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This paper, drawn up at the suggestion of the Trustees, by William Stephens, Esq., secretary of the colony, for the purpose of vindicating them from the aspersions, which some turbulent men had thrown upon them, was designed to be read and signed in open court in the town of Savannah.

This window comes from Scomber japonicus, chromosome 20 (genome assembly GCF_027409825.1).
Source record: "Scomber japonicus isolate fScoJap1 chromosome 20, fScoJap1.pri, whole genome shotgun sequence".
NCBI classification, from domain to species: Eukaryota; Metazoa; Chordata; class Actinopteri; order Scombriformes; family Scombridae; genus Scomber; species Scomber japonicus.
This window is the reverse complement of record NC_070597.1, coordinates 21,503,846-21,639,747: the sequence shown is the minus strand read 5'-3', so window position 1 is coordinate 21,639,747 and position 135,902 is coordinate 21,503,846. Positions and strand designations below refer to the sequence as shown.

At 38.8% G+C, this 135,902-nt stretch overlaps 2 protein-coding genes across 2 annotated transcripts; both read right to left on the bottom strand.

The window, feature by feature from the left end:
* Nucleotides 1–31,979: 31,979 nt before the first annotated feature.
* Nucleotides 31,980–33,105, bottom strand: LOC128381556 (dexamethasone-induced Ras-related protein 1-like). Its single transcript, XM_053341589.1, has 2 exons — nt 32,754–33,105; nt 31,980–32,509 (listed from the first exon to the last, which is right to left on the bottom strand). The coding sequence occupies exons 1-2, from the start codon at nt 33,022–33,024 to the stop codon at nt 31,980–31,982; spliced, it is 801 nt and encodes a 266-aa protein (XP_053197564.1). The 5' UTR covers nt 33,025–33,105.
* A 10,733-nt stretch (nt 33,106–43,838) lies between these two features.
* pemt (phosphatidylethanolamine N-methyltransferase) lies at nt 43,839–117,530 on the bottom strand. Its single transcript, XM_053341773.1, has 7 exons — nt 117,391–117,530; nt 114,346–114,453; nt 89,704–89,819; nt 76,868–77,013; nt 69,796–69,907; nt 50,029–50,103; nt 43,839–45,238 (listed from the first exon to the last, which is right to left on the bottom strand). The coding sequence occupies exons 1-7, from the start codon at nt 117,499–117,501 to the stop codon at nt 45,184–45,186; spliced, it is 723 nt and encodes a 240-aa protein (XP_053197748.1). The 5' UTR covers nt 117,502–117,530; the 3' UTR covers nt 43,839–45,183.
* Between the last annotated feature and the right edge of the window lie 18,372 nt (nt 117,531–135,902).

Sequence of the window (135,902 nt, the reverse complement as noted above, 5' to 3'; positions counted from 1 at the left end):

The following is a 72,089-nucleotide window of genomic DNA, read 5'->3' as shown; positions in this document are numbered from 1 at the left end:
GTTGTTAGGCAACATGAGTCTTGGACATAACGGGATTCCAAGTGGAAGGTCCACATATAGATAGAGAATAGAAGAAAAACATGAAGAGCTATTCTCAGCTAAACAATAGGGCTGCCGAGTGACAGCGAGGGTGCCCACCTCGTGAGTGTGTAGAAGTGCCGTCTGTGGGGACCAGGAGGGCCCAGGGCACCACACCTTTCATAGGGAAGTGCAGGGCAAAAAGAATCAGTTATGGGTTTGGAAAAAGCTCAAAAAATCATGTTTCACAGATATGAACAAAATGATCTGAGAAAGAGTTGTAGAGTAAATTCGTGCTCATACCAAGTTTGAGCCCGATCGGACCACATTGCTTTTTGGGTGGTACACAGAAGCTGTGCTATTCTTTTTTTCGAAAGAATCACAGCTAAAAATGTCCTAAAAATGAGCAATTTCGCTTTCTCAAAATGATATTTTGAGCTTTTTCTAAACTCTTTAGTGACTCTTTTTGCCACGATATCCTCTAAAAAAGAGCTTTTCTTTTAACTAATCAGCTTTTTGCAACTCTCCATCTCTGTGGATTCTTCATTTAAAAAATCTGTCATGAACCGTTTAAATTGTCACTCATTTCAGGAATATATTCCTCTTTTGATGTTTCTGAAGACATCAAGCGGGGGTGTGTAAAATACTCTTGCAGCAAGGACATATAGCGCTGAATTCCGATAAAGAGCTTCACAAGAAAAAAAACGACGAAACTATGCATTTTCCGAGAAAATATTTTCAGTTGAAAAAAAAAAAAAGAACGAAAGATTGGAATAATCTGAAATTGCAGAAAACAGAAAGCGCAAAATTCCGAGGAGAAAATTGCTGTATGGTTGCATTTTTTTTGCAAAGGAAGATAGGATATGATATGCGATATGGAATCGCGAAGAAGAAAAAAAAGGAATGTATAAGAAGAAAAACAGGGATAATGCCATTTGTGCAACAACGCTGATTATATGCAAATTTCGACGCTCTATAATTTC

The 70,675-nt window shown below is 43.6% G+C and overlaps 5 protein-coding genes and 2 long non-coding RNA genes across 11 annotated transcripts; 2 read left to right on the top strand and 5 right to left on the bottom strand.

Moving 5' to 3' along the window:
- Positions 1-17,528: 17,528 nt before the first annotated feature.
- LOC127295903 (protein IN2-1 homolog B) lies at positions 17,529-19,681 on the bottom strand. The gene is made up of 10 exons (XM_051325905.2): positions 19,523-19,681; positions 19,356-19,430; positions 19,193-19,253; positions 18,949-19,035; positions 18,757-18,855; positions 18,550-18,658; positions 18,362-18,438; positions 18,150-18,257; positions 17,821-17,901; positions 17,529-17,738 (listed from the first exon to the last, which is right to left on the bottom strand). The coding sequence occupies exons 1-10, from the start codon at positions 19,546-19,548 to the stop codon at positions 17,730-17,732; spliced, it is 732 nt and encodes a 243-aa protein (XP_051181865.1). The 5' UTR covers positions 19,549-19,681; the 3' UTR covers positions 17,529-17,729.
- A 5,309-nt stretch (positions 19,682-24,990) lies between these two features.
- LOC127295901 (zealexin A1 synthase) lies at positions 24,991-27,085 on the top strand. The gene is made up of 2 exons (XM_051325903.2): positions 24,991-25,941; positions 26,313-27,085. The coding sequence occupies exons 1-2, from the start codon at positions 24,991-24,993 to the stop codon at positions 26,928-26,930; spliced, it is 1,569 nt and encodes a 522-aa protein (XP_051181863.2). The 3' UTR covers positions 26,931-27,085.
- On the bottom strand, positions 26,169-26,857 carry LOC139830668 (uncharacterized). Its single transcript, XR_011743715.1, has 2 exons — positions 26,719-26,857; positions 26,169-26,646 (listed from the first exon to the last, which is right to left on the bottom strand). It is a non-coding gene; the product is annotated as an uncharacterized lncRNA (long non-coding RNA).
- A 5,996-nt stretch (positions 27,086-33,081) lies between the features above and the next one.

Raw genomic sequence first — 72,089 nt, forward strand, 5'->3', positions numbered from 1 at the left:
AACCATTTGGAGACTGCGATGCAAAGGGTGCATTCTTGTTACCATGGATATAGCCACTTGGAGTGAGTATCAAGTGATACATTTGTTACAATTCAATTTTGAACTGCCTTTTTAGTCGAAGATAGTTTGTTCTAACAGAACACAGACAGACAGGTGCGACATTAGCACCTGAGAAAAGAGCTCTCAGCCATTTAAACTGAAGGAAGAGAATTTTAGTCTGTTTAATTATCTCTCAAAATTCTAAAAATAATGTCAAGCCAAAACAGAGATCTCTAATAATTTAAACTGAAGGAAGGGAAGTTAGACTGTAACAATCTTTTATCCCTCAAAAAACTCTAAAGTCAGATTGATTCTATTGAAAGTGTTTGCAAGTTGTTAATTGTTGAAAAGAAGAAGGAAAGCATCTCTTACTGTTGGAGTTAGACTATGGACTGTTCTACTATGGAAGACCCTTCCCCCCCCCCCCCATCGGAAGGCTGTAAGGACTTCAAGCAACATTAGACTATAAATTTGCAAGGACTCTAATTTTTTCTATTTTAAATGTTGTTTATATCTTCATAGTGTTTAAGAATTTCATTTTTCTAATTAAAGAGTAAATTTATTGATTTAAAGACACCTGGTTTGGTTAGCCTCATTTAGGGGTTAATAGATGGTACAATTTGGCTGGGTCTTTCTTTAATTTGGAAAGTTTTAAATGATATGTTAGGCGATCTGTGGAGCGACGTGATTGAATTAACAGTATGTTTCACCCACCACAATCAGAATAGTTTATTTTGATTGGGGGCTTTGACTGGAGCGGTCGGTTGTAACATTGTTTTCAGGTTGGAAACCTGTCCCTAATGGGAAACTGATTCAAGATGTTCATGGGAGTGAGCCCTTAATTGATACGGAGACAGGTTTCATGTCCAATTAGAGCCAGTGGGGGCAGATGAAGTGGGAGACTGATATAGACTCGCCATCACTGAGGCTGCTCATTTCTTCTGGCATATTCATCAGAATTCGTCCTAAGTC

The following is secretary Stephens's account of the occasion :-“Monday, November 10th, 1740. The court met as appointed, when nothing happened more than what I expected; for it could not be, but those few who remained among us, that were tinged with the same principles, and disposition, wherewith our late club were actuated, would give all the opposition they possibly could, to every thing that tended to vindicate the Trustees from the foul reflections which they had been the occasion of being thrown upon them ; thus prepared at a court holden this day, purposely for the occasion, I was to see what would be the event of those matters, which I had been so long collecting, to show what was the real present state of this colony; wherein let what would happen, I could at least have the inward satisfaction of mind, to acquit myself of any partiality, or of attempting to impose upon any person's understanding, the least tittle of what I was not in myself fully convinced either from my own knowledge, or from the most certain information I could obtain from others, was unquestionably true : nevertheless, I well knew, from what I had observed before, that an opposition was ready, whenever I should begin to lay open what I had to offer ; which I did, by reading as audibly and distinctly as I could, those sheets of paper which were intended to be sent to the Trust; containing what I had entitled, and what I firmly believed was, the present state of the colony. After I had so done, and a little pause thereon, Mr. Duchee stood forth, and the first complaint he bestowed was, that he thought what I had read contained more oil than corn ; that he expected to have heard the people's grievances set forth, and remedies proposed for redressing them, &c., directing his discourse to the assembly, and putting them in mind of what they ought to think most valuable : whereupon I could no longer sit still, without telling him that I thought it was not the present business of the court to attend all controversy that might arise on such a subject : that I was determined not to ask any one person to sign it, for unless they did it voluntarily, I thought it of little value ; wherefore, after signing it myself, I should leave it to every body to do as they pleased. Accordingly, I set my hand to it, and immediately Mr. Parker, as first bailiff, did the same ; then it was offered to the second, (Mr. Fallowfield), who, in a surly manner, refused it; after which, the third bailiff, Mr. Jones, signed it, Noble Jones, and others, promiscuously, all being sworn as they signed the contents. But Mr. Fallowfield, rising suddenly from the bench and going out with Mr. Duchee, most of the common people, in a sort of confusion, went also out of court (whether upon a signal given or not I could not tell); about twenty only putting their hands to it and taking their oaths in course. I took care notice should be given, that the book should lay open at my house for a few days, till I found an opportunity of sending it to the Trust, during which time, any person who had an inclination to join us, and had any scruples about him, might freely read it, and be informed by me in any thing concerning it, that was in my power to evince the truth of; and so ended this affair for the present.”